If you’ve had diabetes for a while, you might be accustomed to a familiar feeling in your feet and legs. Maybe it’s numbness or tingling, or a burning sensation, or prickly shocks. Perhaps it’s cramping or pain. As many as 1 in 3 diabetes sufferers over the age of 50 experiences some level of diabetic neuropathy pain due to long-term damage to their peripheral nerves. Although nerves are not as resilient as other tissues in terms of self-repair, there are steps you can take to halt the damage and even restore some function.
The simplest strategy? Keep your sugar in check. The extra glucose in the bloodstream causes nerve damage in the first place, so carefully and rigorously keeping your sugar levels within a normal range will keep the damage from getting worse and reduce painful symptoms.
Regular exercise, even if it’s just going for walks, is a great way to keep your blood flowing to damaged nerves. This not only prevents future deterioration, but may actually help repair some of the existing damage. It also builds strength and endurance, which in turn boosts your pain tolerance and resistance.
Some people find massage and heat to be helpful when symptoms occur, especially if muscle cramping is involved. A nice warm bath (test the water with a thermometer or your elbow first to make sure it isn’t too hot) will increase blood flow and sooth aching muscles, and it can be very relaxing, too.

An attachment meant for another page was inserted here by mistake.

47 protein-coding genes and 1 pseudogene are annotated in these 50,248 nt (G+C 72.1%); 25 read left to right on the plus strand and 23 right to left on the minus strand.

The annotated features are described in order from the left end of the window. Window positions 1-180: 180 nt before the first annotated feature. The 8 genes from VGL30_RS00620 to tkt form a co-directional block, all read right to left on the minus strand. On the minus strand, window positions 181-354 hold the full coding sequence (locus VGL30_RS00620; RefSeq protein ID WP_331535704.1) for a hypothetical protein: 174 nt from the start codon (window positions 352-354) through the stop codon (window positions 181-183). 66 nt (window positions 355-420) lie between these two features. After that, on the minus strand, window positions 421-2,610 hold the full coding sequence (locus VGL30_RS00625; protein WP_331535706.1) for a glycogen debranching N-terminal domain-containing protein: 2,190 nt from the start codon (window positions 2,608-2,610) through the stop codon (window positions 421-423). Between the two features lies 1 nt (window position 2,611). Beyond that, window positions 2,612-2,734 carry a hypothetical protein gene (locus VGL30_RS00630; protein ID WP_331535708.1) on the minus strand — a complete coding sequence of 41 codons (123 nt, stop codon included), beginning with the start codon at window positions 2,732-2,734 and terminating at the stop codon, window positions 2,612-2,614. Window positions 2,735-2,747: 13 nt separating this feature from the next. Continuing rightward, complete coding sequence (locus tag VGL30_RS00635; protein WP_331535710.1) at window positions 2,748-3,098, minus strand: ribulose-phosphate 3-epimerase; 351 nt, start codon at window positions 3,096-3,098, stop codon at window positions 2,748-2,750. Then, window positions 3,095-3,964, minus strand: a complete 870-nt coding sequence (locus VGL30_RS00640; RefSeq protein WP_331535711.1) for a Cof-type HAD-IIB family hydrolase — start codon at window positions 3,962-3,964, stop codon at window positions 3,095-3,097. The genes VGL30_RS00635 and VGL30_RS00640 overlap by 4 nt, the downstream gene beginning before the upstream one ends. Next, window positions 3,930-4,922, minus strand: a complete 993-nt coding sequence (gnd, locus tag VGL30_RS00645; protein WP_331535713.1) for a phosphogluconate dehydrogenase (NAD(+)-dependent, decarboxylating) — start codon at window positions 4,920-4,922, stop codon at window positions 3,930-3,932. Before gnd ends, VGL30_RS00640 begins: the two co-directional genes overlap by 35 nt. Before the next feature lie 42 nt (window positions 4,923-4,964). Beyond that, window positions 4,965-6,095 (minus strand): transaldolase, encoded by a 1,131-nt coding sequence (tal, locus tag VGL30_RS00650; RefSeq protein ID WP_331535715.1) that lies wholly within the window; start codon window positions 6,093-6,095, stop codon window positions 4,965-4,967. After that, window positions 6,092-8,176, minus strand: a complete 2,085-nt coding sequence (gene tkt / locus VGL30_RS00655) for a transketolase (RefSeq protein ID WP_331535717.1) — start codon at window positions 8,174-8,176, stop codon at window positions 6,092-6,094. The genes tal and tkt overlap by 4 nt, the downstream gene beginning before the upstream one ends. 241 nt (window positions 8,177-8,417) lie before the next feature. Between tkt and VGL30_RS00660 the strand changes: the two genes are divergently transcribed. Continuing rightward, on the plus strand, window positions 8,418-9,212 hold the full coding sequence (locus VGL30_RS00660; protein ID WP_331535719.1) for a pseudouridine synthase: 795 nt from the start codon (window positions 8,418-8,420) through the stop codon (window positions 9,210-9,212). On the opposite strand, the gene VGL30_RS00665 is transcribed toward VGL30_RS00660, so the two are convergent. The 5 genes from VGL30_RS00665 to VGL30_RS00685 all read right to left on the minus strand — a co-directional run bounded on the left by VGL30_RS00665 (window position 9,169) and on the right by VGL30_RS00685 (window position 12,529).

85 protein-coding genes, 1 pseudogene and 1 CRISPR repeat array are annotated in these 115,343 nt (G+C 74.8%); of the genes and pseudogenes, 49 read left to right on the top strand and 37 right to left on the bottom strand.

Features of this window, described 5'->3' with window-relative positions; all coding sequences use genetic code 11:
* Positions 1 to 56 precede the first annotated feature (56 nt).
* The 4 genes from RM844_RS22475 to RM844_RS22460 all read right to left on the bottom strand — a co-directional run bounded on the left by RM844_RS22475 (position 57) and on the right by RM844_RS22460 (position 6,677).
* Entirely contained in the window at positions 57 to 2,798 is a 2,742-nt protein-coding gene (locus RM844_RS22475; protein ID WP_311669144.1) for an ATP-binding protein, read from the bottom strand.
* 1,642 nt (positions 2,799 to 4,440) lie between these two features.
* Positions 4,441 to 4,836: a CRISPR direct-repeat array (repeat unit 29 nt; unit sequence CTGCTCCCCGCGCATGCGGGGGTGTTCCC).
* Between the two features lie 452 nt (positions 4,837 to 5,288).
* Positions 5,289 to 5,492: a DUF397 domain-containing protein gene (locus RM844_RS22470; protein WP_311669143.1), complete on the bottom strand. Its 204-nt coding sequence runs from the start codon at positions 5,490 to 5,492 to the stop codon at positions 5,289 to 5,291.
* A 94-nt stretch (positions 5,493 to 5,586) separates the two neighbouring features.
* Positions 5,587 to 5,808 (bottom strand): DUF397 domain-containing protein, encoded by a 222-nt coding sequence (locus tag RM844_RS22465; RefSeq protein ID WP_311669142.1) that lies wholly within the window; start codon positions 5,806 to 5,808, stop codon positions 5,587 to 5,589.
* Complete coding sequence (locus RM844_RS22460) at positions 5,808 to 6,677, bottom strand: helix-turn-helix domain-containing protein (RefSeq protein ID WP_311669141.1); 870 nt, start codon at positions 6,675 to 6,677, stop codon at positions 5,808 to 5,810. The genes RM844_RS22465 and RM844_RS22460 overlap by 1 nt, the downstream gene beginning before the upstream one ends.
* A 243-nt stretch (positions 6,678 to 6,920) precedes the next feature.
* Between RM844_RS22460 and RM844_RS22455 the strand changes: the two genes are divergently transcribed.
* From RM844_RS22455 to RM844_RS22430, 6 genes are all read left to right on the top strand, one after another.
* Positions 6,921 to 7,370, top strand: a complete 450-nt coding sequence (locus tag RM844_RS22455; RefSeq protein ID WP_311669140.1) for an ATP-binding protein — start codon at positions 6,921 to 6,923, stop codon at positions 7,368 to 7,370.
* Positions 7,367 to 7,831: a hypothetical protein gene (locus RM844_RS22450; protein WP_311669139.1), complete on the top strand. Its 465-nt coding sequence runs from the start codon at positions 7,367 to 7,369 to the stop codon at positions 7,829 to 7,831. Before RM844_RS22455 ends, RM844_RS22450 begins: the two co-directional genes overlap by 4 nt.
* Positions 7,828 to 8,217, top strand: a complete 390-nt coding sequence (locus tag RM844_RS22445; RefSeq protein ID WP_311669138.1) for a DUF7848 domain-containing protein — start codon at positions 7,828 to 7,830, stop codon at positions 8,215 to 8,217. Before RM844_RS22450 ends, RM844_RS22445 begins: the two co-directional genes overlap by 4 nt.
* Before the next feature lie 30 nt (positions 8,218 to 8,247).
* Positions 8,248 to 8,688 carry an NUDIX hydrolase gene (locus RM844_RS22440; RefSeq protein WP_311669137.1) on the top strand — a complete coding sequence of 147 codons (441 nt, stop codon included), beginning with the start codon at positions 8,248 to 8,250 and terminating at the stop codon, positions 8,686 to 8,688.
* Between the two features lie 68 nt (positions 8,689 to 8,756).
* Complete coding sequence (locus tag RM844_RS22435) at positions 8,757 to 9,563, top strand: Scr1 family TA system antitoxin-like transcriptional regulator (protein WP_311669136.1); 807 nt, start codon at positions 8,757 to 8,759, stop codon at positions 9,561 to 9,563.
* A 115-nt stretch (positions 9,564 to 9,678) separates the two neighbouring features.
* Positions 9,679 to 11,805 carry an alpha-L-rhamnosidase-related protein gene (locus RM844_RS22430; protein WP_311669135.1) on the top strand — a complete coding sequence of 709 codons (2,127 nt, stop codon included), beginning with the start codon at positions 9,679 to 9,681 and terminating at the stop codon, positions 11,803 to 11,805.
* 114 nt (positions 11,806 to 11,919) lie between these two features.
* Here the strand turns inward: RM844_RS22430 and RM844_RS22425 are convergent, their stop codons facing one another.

Of course, over-the-counter painkillers can help in certain circumstances, too, but check with your doctor before taking them. They aren’t always as effective for nerve pain as they are for other types of inflammation, and can come with side effects.
Eat a healthy diet with plenty of essential vitamins. Certain supplements, especially those containing Vitamins B12 and D, may be considered for their nerve-nourishing properties. Again, ask your doctor if you need help putting together a diet plan or if you should be taking supplements.
For more diabetic neuropathy management tips, keep reading our blog or check out our patient education library. If you’re concerned about the health of your feet or are experiencing significant numbness or pain in your feet related to diabetes, contact Family Foot and Ankle Center right away to set up an appointment. We have six convenient offices throughout Greater Cincinnati and can be reached at either (513) 728-4800 or (859) 282-1572.